THE STATE OF SOUTH CAROLINA
In The Supreme Court
The State, Respondent,
Michael Coffin, Appellant.
Appeal From Spartanburg County
J. Derham Cole, Judge
Opinion No. 24807
Heard May 12, 1998 - Filed June 22, 1998
Chief Attorney Daniel T. Stacey and Assistant
Appellate Defender Melody J. Brown, both of South
Carolina Office of Appellate Defense, for appellant.
Attorney General Charles M. Condon, Deputy
Attorney General John W. McIntosh, Assistant
Deputy Attorney General Donald J. Zelenka, all of
Columbia; and Solicitor Holman C. Gossett, of
Spartanburg, for respondent.
MOORE, A.J.: Appellant was convicted of murder, first degree
burglary, assault and battery with intent to kill, and two counts of
possession of a knife during the commission of a violent crime. At trial,
appellant admitted stabbing his girlfriend, Kelly Morris, and a friend,
Terry Wright, in the mobile home where the three of them had been
living. On appeal, appellant challenges only the burglary conviction. He
STATE v. COFFIN
contends he was lawfully entitled to enter the dwelling where the crimes
were committed and therefore the trial judge erred in denying his motion
for a directed verdict on the burglary charge. We affirm.
Kelly Morris leased a mobile home at the Evans Mobile Home Park.
In November 1995, appellant moved in with her and Terry Wright who
was already staying there. Because Kelly's lease provided that a visitor
staying more that five days had to be approved by the landlord, appellant
went to the landlord for approval. The landlord affixed a copy of
appellant's driver's license to the lease which indicated he considered
appellant "a legal qualified person living in that mobile home." Appellant
did not sign the lease but, according to the landlord, he did pay the rent
On February 22, 1996, appellant and Kelly had an argument and
she threw him out. Appellant took his clothes and left. Appellant
testified he was upset because Kelly gave no explanation and he felt he
should not have to leave since he had paid rent.
Appellant returned to the mobile home two or three times that day
but Kelly told him to go away and refused to answer the door. When
appellant returned later that evening, he thought he could hear Kelly and
Terry having sex in the mobile home. He became enraged and pried the
front door open with a knife. Appellant found Terry in the bedroom and
stabbed him several times. When Terry fled the mobile home, appellant
returned to the living room where he stabbed Kelly, who was drunk and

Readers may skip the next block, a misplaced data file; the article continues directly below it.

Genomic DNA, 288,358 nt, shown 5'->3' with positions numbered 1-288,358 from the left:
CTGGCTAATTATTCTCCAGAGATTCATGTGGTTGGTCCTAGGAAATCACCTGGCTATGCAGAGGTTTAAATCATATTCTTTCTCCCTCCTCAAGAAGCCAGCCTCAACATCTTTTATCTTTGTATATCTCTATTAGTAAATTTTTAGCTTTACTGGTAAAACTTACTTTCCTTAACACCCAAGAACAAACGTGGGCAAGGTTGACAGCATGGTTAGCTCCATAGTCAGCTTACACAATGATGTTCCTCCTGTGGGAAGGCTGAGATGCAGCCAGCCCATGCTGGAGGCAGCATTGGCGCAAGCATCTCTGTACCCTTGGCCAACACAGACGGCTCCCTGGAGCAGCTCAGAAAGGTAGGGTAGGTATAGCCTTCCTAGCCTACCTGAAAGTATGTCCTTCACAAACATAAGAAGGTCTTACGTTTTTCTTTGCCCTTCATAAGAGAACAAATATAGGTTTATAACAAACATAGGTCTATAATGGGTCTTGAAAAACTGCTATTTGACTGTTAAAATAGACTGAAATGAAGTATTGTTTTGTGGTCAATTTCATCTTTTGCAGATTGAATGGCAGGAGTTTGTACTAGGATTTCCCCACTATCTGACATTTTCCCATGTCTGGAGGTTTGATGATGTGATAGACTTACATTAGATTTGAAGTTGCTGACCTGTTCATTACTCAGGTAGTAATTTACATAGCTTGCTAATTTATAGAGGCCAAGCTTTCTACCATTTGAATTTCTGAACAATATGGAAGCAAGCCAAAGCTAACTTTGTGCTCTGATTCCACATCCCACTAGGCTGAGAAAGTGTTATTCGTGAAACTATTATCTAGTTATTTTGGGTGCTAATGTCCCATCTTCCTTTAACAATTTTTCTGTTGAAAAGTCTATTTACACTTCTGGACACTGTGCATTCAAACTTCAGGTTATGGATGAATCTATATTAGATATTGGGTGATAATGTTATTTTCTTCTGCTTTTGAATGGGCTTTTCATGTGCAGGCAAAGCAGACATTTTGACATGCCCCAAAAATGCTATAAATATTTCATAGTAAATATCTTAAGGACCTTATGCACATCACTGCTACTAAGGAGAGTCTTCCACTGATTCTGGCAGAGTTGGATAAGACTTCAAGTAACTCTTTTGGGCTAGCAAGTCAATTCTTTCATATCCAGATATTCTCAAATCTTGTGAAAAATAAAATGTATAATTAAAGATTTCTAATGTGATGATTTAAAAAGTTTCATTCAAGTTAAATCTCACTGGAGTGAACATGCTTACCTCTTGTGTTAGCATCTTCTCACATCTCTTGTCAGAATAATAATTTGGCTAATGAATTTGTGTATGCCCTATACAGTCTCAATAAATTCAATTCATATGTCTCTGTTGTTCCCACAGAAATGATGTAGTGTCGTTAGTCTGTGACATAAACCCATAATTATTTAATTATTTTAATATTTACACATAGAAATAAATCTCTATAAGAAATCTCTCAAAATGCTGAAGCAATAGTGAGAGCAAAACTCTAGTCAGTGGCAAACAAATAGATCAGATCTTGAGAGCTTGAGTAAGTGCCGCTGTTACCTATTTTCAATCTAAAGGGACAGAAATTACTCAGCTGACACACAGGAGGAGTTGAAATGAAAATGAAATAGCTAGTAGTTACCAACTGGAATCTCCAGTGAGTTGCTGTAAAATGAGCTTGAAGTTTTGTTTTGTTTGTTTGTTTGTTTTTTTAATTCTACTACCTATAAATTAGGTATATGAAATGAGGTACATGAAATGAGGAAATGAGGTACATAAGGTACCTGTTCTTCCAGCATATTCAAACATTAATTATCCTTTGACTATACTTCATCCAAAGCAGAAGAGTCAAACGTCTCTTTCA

lying on the couch., and left the scene. Kelly died later at the hospital.
Appellant turned himself in after hearing of her death on a news
broadcast that night.
The element of first degree burglary at issue here is the requirement
that the perpetrator enter a dwelling without consent. S.C. Code Ann. §
16-11-311(A) (Supp. 1997). The term "enter a building without consent" is
statutorily defined to mean "to enter a building without the consent of the
person in lawful possession." S.C. Code Am. § 16-11-310(a) (Supp. 1997).1
1 "Building" encompasses the term "dwelling." State v. Goldenbaum, 294
S.C. 455, 365 S.E.2d 731 (1988).
STATE v. COFFIN
It is undisputed Kelly was a person in lawful possession and that she did
not consent to appellant entering the mobile home at the time of the
stabbings. Appellant claims, however, he too was a person in lawful
possession of the mobile home and therefore he did not need consent to
enter. Appellant points to the evidence he paid rent and was approved by
We find the motion for directed verdict was properly denied based on
evidence appellant was not in lawful possession of the mobile home at the
time of the stabbings. Terry Wright testified Kelly had the only key to
the mobile home. Her name was the only name signed on the lease;
apellant's identification was affixed to it pursuant to a clause requiring
that "visitors" be approved. Further, the landlord testified he had nothing
to do with a lessee's decision to evict an approved visitor.
This evidence supports the inference appellant was a guest in Kelly's
home and she was entitled to terminate appellant's lawful possession by
evicting him as she did before the stabbings occurred. Accordingly, this
evidence presents a jury issue whether appellant was in lawful possession
of the mobile home at the time of the stabbings. Accord State v. Tolbert,
488 N.W.2d 11 (Ct. App. Minn. 1992) (question for jury where defendant's
lawful possession turns on whether defendant was a guest whose tenancy
was effectively terminated by lessee). The charge of burglary was
therefore properly submitted to the jury. See State v. Long, ___ S.C. ___,
480 S.E.2d 62 (1997) (directed verdict properly denied where there is any
direct or substantial circumstantial evidence that reasonably tends to
prove the guilt of the accused or from which his guilt may fairly and
logically be deduced).
FINNEY, C.J., TOAL, WALLER and BURNETT, JJ concur.